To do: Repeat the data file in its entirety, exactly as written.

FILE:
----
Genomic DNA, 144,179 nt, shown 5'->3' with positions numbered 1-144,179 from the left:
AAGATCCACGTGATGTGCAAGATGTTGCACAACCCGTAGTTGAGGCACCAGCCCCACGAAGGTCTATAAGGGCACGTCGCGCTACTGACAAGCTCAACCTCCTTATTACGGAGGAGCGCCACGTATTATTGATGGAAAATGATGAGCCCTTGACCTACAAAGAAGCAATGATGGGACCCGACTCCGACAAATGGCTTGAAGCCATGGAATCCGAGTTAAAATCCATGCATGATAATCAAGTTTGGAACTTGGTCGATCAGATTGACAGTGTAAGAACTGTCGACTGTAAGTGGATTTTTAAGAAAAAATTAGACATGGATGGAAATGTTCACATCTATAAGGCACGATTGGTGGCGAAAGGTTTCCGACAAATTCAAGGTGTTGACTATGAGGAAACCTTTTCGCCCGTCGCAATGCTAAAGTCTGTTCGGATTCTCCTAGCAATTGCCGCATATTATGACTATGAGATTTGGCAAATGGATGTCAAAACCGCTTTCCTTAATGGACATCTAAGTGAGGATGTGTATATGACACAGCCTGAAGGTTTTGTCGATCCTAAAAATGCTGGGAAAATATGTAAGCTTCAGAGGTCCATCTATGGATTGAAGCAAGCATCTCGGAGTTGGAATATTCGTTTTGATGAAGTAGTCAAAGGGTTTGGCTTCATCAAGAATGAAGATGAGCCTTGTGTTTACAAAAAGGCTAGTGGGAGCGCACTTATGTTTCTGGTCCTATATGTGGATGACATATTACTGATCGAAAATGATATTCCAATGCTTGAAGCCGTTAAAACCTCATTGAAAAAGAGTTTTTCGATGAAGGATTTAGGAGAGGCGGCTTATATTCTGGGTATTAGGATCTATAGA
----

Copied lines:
Genomic DNA, 144,179 nt, shown 5'->3' with positions numbered 1-144,179 from the left:
AAGATCCACGTGATGTGCAAGATGTTGCACAACCCGTAGTTGAGGCACCAGCCCCACGAAGGTCTATAAGGGCACGTCGCGCTACTGACAAGCTCAACCTCCTTATTACGGAGGAGCGCCACGTATTATTGATGGAAAATGATGAGCCCTTGACCTACAAAGAAGCAATGATGGGACCCGACTCCGACAAATGGCTTGAAGCCATGGAATCCGAGTTAAAATCCATGCATGATAATCAAGTTTGGAACTTGGTCGATCAGATTGACAGTGTAAGAACTGTCGACTGTAAGTGGATTTTTAAGAAAAAATTAGACATGGATGGAAATGTTCACATCTATAAGGCACGATTGGTGGCGAAAGGTTTCCGACAAATTCAAGGTGTTGACTATGAGGAAACCTTTTCGCCCGTCGCAATGCTAAAGTCTGTTCGGATTCTCCTAGCAATTGCCGCATATTATGACTATGAGATTTGGCAAATGGATGTCAAAACCGCTTTCCTTAATGGACATCTAAGTGAGGATGTGTATATGACACAGCCTGAAGGTTTTGTCGATCCTAAAAATGCTGGGAAAATATGTAAGCTTCAGAGGTCCATCTATGGATTGAAGCAAGCATCTCGGAGTTGGAATATTCGTTTTGATGAAGTAGTCAAAGGGTTTGGCTTCATCAAGAATGAAGATGAGCCTTGTGTTTACAAAAAGGCTAGTGGGAGCGCACTTATGTTTCTGGTCCTATATGTGGATGACATATTACTGATCGAAAATGATATTCCAATGCTTGAAGCCGTTAAAACCTCATTGAAAAAGAGTTTTTCGATGAAGGATTTAGGAGAGGCGGCTTATATTCTGGGTATTAGGATCTATAGA